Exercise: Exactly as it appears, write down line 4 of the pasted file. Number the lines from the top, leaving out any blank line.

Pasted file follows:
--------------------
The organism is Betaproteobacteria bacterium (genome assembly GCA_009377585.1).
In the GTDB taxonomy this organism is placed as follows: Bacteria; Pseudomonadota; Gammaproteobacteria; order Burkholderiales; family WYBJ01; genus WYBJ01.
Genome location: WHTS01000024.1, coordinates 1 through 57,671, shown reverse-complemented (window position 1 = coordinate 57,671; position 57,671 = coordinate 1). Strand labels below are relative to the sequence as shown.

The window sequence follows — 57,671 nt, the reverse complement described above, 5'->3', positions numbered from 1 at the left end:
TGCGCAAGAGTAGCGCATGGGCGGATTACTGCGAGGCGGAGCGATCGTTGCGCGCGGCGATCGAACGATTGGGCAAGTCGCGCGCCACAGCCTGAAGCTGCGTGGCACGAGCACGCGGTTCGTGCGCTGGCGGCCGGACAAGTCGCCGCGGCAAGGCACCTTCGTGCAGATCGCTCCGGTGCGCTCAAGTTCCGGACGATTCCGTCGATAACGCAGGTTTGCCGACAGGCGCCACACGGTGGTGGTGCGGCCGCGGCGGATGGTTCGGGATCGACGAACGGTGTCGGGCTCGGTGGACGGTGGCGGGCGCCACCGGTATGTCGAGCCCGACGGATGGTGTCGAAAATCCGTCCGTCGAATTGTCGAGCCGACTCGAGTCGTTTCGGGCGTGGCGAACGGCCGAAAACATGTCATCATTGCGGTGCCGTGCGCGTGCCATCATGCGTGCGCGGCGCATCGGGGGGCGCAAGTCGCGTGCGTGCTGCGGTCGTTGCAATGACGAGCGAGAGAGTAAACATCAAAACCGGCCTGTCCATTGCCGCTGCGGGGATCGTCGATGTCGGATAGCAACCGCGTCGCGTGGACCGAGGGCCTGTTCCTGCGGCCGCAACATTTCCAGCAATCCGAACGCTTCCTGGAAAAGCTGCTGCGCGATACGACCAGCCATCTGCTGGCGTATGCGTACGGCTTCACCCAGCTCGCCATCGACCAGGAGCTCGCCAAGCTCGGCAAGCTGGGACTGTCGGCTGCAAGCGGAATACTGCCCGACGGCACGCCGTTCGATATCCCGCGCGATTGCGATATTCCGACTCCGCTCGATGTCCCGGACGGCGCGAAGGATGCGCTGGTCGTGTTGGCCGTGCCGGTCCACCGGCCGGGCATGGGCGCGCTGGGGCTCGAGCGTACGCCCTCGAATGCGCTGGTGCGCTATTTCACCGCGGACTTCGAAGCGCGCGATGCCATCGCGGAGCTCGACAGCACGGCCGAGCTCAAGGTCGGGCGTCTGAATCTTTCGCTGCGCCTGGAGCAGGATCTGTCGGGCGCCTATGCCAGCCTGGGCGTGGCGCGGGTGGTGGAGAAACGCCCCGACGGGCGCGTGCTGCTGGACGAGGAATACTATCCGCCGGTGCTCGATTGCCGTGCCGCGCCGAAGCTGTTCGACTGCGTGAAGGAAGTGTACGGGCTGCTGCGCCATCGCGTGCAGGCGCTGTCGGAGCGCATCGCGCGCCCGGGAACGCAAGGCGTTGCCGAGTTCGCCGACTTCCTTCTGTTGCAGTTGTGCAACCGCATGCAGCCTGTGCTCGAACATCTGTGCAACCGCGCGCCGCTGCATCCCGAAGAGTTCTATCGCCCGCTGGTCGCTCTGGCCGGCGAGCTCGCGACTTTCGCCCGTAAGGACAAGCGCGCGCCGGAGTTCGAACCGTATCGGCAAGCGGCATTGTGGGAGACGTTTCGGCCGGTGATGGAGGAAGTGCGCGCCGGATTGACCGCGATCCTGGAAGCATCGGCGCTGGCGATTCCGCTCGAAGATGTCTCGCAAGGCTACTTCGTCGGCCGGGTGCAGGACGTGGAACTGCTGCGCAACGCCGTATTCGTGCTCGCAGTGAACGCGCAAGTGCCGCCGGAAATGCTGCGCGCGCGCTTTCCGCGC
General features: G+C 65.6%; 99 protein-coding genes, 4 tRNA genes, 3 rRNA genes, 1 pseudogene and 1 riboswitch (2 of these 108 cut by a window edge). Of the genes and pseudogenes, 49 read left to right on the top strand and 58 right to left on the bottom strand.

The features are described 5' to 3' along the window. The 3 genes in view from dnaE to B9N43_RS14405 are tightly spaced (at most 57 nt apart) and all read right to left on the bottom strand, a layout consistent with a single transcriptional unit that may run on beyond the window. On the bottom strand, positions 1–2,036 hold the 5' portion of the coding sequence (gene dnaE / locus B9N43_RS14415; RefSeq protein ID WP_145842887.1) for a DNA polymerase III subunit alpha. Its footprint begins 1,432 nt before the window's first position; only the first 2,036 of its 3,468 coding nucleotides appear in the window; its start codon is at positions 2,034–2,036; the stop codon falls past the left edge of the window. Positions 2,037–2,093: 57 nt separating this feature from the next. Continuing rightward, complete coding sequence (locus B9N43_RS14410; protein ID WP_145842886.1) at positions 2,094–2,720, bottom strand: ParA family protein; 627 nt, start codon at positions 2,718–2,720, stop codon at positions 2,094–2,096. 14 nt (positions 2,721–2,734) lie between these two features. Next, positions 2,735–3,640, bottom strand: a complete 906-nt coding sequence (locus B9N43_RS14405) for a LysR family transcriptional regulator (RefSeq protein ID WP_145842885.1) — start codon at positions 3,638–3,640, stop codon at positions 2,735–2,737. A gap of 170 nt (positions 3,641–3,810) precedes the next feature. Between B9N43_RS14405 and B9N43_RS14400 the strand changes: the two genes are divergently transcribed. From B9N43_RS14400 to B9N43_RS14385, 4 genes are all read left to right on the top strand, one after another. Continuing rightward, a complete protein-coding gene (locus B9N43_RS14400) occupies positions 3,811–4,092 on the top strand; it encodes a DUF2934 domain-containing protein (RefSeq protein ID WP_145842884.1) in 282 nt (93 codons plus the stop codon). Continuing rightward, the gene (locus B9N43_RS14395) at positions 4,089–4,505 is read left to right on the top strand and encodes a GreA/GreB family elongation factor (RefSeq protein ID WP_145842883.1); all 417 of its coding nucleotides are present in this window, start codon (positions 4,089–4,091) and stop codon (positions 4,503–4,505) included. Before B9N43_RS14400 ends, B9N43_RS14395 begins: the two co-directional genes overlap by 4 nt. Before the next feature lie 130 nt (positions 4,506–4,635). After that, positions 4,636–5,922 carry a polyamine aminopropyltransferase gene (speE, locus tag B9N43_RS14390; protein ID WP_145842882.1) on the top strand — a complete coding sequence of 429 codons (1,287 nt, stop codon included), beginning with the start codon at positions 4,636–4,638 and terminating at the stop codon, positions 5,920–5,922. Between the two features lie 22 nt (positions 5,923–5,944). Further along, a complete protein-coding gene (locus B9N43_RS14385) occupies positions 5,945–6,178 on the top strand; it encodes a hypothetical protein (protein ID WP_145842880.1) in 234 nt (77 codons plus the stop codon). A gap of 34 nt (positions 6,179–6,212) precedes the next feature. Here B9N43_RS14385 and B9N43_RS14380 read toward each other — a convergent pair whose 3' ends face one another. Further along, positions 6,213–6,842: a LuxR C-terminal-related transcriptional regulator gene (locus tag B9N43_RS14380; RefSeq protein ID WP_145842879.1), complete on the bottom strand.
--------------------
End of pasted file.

The window sequence follows — 57,671 nt, the reverse complement described above, 5'->3', positions numbered from 1 at the left end: